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Wall Street in Black and White

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Courtesy of TheRoot.com

The offensive new vogue in cable TV talking points goes something like this: Wall Street is melting down because the government forced banks to make loans to poor people—especially poor minorities. They claim that the entire weight of the global financial collapse rests on the shoulders of unqualified poor, minority borrowers who got loans as a form of economic affirmative action. The evil institutions in this talking points scenario are the formerly quasi-government secondary home mortgage-lending creatures Fannie Mae and Freddie Mac.

For several days, I had been hearing a diluted version of these talking points around the edges of various cable news shout-fests. It wasn't until Larry Kudlow, cable host, former Reagan administration official and former Bear Stearns principal, appeared on "Morning Joe" on MSNBC that I was smacked into full alertness. My jaw dropped as he began talking about the subprime mortgage crisis. "Not everybody can own a home. Some people have to rent, that's just the way it is," he said. Kudlow rattled off his theory that Congress forced banks to make low-income loans with no documentation of a borrower's ability to repay. Countrywide Financial, the notorious subprime lender, was forced to make loans to neighborhoods that banks once "redlined." Wracked with liberal guilt, lenders folded under government coercion to make bad loans, he claimed.

The co-hosts rejected this nonsense and escorted Kudlow from the set, not completely in jest. As Kudlow was escorted off, Joe Scarborough could be heard saying incredulously, "Watch the Kudlow show, where you will probably hear that poor people are responsible for the assassination of President Kennedy."

If only it were just a joke. In reality, these cable talking points have now morphed into an orchestrated Internet campaign of "homemade" videos with shades of Willie Horton. The fake story line reintroduces the trope of the irresponsible welfare queen who was given a house but who was so stupid and unthankful as to lose it all in an entrepreneurial misadventure. The argument then descends into standard racial farce.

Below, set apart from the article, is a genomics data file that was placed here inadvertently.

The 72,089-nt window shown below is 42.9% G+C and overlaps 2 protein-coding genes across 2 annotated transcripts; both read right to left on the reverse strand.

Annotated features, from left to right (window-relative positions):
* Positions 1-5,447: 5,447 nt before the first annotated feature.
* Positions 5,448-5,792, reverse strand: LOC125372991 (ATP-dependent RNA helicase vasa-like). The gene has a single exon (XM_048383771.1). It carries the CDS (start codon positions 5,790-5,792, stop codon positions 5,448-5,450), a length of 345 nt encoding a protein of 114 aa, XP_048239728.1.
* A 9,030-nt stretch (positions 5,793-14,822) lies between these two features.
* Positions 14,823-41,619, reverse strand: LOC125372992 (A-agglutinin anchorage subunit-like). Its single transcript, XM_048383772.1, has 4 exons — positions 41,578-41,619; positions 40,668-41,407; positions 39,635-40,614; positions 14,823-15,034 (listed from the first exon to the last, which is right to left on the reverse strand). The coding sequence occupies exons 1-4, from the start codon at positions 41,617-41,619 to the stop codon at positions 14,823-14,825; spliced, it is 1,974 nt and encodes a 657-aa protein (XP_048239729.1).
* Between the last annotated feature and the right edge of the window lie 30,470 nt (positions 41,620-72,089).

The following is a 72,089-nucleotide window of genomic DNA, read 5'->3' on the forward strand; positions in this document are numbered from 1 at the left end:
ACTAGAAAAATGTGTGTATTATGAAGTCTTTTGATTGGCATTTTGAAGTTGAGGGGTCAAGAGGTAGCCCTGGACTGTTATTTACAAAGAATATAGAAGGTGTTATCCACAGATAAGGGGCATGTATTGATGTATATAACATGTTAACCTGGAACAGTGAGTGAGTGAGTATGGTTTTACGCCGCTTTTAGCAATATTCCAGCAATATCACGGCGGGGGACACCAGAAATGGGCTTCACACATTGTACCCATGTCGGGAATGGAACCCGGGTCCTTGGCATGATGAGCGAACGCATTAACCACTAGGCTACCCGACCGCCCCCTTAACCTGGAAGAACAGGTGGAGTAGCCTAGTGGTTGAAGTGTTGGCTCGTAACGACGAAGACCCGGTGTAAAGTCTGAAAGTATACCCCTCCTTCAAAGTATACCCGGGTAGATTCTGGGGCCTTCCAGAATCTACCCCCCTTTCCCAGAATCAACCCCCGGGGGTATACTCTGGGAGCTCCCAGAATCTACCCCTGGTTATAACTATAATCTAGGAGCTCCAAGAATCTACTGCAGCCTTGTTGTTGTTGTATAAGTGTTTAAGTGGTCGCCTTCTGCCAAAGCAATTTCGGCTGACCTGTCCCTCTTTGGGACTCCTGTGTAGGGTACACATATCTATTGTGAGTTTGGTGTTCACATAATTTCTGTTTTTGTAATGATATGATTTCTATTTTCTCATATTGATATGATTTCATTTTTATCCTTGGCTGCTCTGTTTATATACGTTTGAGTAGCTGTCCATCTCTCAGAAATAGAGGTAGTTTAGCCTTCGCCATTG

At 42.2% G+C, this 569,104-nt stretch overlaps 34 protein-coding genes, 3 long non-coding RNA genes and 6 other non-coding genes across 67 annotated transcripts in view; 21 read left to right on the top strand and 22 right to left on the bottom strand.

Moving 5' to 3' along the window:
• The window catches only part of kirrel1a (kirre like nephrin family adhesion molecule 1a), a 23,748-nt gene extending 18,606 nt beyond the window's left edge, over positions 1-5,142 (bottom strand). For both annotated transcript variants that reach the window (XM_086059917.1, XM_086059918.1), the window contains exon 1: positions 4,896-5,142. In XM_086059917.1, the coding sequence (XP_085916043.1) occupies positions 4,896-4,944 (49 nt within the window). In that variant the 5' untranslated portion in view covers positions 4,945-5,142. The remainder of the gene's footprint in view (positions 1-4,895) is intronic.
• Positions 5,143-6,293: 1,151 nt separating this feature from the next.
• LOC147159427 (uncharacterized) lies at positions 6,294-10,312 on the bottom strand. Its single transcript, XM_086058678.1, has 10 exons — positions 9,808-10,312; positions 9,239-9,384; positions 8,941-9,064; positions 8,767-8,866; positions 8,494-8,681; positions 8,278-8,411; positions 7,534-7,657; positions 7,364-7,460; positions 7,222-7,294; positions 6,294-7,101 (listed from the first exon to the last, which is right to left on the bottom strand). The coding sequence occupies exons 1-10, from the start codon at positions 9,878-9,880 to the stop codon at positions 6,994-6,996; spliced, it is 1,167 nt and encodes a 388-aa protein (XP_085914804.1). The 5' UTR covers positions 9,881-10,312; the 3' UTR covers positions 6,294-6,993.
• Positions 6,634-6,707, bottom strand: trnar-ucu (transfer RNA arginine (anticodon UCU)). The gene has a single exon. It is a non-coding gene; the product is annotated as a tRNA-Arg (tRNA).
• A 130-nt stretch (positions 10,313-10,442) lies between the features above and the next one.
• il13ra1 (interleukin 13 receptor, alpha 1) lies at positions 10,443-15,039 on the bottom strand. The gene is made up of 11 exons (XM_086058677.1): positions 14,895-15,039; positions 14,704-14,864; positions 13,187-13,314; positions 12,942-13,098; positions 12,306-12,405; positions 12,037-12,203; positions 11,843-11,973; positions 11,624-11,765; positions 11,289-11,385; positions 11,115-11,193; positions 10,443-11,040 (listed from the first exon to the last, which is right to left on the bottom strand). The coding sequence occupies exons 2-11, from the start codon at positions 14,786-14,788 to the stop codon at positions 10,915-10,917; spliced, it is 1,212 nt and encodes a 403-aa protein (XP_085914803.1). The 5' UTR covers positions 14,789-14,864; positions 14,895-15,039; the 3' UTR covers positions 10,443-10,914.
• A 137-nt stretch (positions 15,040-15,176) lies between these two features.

Usually, the videos feature white males glaring into the camera, while their eyes dart back and forth to a script off-camera. This band of outraged Joe Six-Packs gives the example of a beneficiary of an "Extreme Makeover" new home who used the home as collateral for a loan to fund a small business that failed. The house went into foreclosure and was sold at auction. This is a sad story that has absolutely nothing to do with the subprime loan crisis.

Another Mr. Six-Pack shouts that the entire financial crisis was caused by a Congress "hellbent on affirmative action, using mob-style extortion tactics to threaten" banks into making bad loans to "predatory borrowers" without documentation.

No need to dance around it: The story line is a complete lie.

The campaign to racialize a global financial meltdown operates in a fact-free zone. A national study of the performance of banks covered by the Community Reinvestment Act (CRA) shows that these government-backed banks were much less likely than other lenders to make the kinds of risky, high-cost home purchase loans that helped fuel the foreclosure crisis. The average interest rate for CRA loans was much lower than other lenders. CRA banks were more than twice as likely as other lenders to keep the loans they write instead of selling them off to the highest bidder.

By and large, the problem with subprime lending was that independent, unregulated brokers pushed inappropriate loans to poor borrowers and to many American middle-class and wealthy consumers who could not qualify for their second or third vacation home and who took a "liar's loan" from brokers, not covered by CRA. These loans were then sliced and diced into mortgage-backed securities by Wall Street investment houses that then sold them to the financial institutions of the world.

The Wall Streeters often used shaky accounting schemes to buy the loans from brokers who were not regulated by anyone. These brokers took their generous commissions and ran. Like the first people to cash out of a pyramid scheme, the brokers were out of the picture before they could be held accountable for fraud, misrepresentation or other coercive tactics they used to sell the bad loans. Thus, a system of non-accountability flourished outside of the regulated financial system, in what Floyd Norris of the New York Times calls the "shadow banking system."

For more on this story, visit TheRoot.com.

Emma Coleman Jordan is a professor of law at Georgetown University Law Center, where she teaches Banking, Commercial Law and Economic Justice. 

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